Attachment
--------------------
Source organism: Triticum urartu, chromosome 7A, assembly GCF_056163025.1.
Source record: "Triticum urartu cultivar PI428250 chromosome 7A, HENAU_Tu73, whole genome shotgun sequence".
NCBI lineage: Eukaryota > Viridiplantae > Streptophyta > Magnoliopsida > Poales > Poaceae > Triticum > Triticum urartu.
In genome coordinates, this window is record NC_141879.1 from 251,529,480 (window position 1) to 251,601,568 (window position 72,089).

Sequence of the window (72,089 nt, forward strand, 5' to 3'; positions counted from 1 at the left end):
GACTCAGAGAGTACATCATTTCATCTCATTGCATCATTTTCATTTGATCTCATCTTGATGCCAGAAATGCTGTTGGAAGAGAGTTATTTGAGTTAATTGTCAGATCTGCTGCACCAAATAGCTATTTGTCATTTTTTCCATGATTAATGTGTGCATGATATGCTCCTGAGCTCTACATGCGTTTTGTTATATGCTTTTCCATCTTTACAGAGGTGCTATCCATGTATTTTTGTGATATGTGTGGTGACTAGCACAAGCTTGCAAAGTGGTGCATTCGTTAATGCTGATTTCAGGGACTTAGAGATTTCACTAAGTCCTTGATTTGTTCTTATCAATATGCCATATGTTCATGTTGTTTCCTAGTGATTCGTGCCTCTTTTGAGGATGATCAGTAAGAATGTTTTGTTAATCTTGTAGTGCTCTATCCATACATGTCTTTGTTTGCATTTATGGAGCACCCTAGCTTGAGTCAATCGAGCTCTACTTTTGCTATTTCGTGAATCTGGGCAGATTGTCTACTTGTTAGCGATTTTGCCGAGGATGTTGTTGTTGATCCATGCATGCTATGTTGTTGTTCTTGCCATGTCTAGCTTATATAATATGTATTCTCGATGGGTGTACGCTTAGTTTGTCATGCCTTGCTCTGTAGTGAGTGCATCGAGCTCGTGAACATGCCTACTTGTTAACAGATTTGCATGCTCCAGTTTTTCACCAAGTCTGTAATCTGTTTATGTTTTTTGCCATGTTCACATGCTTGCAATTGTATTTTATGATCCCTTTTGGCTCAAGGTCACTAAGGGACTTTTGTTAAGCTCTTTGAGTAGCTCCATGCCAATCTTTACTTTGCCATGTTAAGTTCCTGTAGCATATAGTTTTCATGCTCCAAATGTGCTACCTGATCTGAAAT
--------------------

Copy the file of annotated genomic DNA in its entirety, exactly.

Source organism: Triticum urartu, chromosome 7A, assembly GCF_056163025.1.
Source record: "Triticum urartu cultivar PI428250 chromosome 7A, HENAU_Tu73, whole genome shotgun sequence".
NCBI lineage: Eukaryota > Viridiplantae > Streptophyta > Magnoliopsida > Poales > Poaceae > Triticum > Triticum urartu.
In genome coordinates, this window is record NC_141879.1 from 251,529,480 (window position 1) to 251,601,568 (window position 72,089).

Sequence of the window (72,089 nt, forward strand, 5' to 3'; positions counted from 1 at the left end):
GACTCAGAGAGTACATCATTTCATCTCATTGCATCATTTTCATTTGATCTCATCTTGATGCCAGAAATGCTGTTGGAAGAGAGTTATTTGAGTTAATTGTCAGATCTGCTGCACCAAATAGCTATTTGTCATTTTTTCCATGATTAATGTGTGCATGATATGCTCCTGAGCTCTACATGCGTTTTGTTATATGCTTTTCCATCTTTACAGAGGTGCTATCCATGTATTTTTGTGATATGTGTGGTGACTAGCACAAGCTTGCAAAGTGGTGCATTCGTTAATGCTGATTTCAGGGACTTAGAGATTTCACTAAGTCCTTGATTTGTTCTTATCAATATGCCATATGTTCATGTTGTTTCCTAGTGATTCGTGCCTCTTTTGAGGATGATCAGTAAGAATGTTTTGTTAATCTTGTAGTGCTCTATCCATACATGTCTTTGTTTGCATTTATGGAGCACCCTAGCTTGAGTCAATCGAGCTCTACTTTTGCTATTTCGTGAATCTGGGCAGATTGTCTACTTGTTAGCGATTTTGCCGAGGATGTTGTTGTTGATCCATGCATGCTATGTTGTTGTTCTTGCCATGTCTAGCTTATATAATATGTATTCTCGATGGGTGTACGCTTAGTTTGTCATGCCTTGCTCTGTAGTGAGTGCATCGAGCTCGTGAACATGCCTACTTGTTAACAGATTTGCATGCTCCAGTTTTTCACCAAGTCTGTAATCTGTTTATGTTTTTTGCCATGTTCACATGCTTGCAATTGTATTTTATGATCCCTTTTGGCTCAAGGTCACTAAGGGACTTTTGTTAAGCTCTTTGAGTAGCTCCATGCCAATCTTTACTTTGCCATGTTAAGTTCCTGTAGCATATAGTTTTCATGCTCCAAATGTGCTACCTGATCTGAAAT